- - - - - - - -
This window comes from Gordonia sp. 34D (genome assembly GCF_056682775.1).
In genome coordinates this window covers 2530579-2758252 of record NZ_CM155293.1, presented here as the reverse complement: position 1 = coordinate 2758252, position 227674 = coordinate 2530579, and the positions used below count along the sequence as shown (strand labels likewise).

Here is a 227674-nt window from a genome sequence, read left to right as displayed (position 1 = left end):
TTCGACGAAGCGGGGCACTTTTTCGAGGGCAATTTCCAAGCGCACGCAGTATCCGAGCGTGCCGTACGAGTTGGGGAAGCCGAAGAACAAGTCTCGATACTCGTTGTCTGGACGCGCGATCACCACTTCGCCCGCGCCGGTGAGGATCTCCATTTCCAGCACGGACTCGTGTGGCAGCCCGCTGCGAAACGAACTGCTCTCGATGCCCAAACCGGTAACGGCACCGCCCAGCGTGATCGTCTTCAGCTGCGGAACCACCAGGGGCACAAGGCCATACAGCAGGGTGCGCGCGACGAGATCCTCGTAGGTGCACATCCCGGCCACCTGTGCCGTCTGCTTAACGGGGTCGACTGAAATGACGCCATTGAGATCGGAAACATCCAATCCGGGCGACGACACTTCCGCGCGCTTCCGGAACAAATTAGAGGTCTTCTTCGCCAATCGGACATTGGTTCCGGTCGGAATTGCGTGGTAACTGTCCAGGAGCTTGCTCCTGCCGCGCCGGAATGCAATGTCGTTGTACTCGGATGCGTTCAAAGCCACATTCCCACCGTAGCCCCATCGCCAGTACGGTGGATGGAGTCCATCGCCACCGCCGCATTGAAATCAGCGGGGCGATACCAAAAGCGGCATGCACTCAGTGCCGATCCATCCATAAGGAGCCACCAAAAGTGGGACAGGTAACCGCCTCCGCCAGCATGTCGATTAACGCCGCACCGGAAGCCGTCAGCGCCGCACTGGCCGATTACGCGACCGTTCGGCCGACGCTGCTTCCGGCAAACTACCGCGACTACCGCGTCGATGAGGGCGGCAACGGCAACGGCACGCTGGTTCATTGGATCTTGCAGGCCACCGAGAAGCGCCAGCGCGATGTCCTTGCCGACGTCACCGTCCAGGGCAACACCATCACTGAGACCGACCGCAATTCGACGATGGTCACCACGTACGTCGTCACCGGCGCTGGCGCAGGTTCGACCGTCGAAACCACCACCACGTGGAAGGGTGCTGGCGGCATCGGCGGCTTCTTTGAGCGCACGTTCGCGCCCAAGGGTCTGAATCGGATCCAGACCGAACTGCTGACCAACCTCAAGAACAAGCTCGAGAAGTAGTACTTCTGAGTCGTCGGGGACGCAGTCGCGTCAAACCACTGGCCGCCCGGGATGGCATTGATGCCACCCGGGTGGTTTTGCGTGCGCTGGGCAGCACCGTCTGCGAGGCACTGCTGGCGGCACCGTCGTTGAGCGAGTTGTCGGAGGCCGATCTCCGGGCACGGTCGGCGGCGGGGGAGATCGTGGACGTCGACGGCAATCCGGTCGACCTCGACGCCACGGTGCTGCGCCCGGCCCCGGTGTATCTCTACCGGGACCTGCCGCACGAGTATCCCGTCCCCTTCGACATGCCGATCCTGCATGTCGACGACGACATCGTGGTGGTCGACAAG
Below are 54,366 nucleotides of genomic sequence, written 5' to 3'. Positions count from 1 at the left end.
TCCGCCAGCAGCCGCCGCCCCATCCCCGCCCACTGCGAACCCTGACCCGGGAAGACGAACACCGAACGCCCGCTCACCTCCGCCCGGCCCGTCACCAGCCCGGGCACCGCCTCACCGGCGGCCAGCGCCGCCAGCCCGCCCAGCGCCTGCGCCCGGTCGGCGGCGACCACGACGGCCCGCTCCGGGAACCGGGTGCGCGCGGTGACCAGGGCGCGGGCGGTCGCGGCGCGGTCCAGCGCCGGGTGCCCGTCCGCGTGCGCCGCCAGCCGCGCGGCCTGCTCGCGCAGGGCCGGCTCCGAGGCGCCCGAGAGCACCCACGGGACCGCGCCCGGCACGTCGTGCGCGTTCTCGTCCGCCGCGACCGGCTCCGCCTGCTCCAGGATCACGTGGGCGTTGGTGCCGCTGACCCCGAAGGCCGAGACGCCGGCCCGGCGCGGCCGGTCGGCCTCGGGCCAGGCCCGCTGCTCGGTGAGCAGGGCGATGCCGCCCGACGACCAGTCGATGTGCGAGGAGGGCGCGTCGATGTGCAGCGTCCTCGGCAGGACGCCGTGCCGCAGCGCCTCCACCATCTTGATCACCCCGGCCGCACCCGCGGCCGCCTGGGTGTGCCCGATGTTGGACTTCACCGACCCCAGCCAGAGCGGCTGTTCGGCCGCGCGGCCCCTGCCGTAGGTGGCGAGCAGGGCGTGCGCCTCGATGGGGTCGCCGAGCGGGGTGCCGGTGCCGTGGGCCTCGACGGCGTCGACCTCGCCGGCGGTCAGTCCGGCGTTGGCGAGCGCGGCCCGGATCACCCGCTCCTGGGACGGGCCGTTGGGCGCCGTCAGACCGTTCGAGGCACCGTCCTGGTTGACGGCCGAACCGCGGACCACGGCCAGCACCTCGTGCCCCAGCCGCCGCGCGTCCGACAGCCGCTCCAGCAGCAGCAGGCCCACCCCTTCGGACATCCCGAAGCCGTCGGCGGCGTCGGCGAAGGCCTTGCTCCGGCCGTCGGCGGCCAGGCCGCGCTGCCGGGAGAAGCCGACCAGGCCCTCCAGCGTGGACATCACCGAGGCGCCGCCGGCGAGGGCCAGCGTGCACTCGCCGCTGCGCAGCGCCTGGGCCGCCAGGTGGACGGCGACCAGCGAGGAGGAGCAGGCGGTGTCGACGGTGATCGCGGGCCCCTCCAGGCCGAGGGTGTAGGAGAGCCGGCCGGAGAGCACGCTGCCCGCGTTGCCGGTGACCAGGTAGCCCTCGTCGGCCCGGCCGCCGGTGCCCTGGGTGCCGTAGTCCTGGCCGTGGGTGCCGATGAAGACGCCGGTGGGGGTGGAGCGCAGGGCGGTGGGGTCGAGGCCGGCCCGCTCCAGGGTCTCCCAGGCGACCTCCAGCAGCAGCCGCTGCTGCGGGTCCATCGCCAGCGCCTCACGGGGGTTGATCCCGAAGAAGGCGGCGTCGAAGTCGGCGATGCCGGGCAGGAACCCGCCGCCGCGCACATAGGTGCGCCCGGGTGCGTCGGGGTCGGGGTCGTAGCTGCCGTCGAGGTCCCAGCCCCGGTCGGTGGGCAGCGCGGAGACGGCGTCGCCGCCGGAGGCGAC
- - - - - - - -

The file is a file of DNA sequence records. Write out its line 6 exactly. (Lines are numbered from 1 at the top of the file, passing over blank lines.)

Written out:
TCCGCCAGCAGCCGCCGCCCCATCCCCGCCCACTGCGAACCCTGACCCGGGAAGACGAACACCGAACGCCCGCTCACCTCCGCCCGGCCCGTCACCAGCCCGGGCACCGCCTCACCGGCGGCCAGCGCCGCCAGCCCGCCCAGCGCCTGCGCCCGGTCGGCGGCGACCACGACGGCCCGCTCCGGGAACCGGGTGCGCGCGGTGACCAGGGCGCGGGCGGTCGCGGCGCGGTCCAGCGCCGGGTGCCCGTCCGCGTGCGCCGCCAGCCGCGCGGCCTGCTCGCGCAGGGCCGGCTCCGAGGCGCCCGAGAGCACCCACGGGACCGCGCCCGGCACGTCGTGCGCGTTCTCGTCCGCCGCGACCGGCTCCGCCTGCTCCAGGATCACGTGGGCGTTGGTGCCGCTGACCCCGAAGGCCGAGACGCCGGCCCGGCGCGGCCGGTCGGCCTCGGGCCAGGCCCGCTGCTCGGTGAGCAGGGCGATGCCGCCCGACGACCAGTCGATGTGCGAGGAGGGCGCGTCGATGTGCAGCGTCCTCGGCAGGACGCCGTGCCGCAGCGCCTCCACCATCTTGATCACCCCGGCCGCACCCGCGGCCGCCTGGGTGTGCCCGATGTTGGACTTCACCGACCCCAGCCAGAGCGGCTGTTCGGCCGCGCGGCCCCTGCCGTAGGTGGCGAGCAGGGCGTGCGCCTCGATGGGGTCGCCGAGCGGGGTGCCGGTGCCGTGGGCCTCGACGGCGTCGACCTCGCCGGCGGTCAGTCCGGCGTTGGCGAGCGCGGCCCGGATCACCCGCTCCTGGGACGGGCCGTTGGGCGCCGTCAGACCGTTCGAGGCACCGTCCTGGTTGACGGCCGAACCGCGGACCACGGCCAGCACCTCGTGCCCCAGCCGCCGCGCGTCCGACAGCCGCTCCAGCAGCAGCAGGCCCACCCCTTCGGACATCCCGAAGCCGTCGGCGGCGTCGGCGAAGGCCTTGCTCCGGCCGTCGGCGGCCAGGCCGCGCTGCCGGGAGAAGCCGACCAGGCCCTCCAGCGTGGACATCACCGAGGCGCCGCCGGCGAGGGCCAGCGTGCACTCGCCGCTGCGCAGCGCCTGGGCCGCCAGGTGGACGGCGACCAGCGAGGAGGAGCAGGCGGTGTCGACGGTGATCGCGGGCCCCTCCAGGCCGAGGGTGTAGGAGAGCCGGCCGGAGAGCACGCTGCCCGCGTTGCCGGTGACCAGGTAGCCCTCGTCGGCCCGGCCGCCGGTGCCCTGGGTGCCGTAGTCCTGGCCGTGGGTGCCGATGAAGACGCCGGTGGGGGTGGAGCGCAGGGCGGTGGGGTCGAGGCCGGCCCGCTCCAGGGTCTCCCAGGCGACCTCCAGCAGCAGCCGCTGCTGCGGGTCCATCGCCAGCGCCTCACGGGGGTTGATCCCGAAGAAGGCGGCGTCGAAGTCGGCGATGCCGGGCAGGAACCCGCCGCCGCGCACATAGGTGCGCCCGGGTGCGTCGGGGTCGGGGTCGTAGCTGCCGTCGAGGTCCCAGCCCCGGTCGGTGGGCAGCGCGGAGACGGCGTCGCCGCCGGAGGCGAC